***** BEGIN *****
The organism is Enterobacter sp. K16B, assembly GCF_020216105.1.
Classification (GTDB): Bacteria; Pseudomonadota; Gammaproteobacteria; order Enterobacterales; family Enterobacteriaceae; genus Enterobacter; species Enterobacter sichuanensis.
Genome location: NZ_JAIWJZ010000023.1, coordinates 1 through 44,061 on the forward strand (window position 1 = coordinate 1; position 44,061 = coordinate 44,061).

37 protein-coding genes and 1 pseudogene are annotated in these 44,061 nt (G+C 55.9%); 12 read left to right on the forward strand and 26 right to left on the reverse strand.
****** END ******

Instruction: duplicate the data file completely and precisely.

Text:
The organism is Enterobacter sp. K16B, assembly GCF_020216105.1.
Classification (GTDB): Bacteria; Pseudomonadota; Gammaproteobacteria; order Enterobacterales; family Enterobacteriaceae; genus Enterobacter; species Enterobacter sichuanensis.
Genome location: NZ_JAIWJZ010000023.1, coordinates 1 through 44,061 on the forward strand (window position 1 = coordinate 1; position 44,061 = coordinate 44,061).

37 protein-coding genes and 1 pseudogene are annotated in these 44,061 nt (G+C 55.9%); 12 read left to right on the forward strand and 26 right to left on the reverse strand.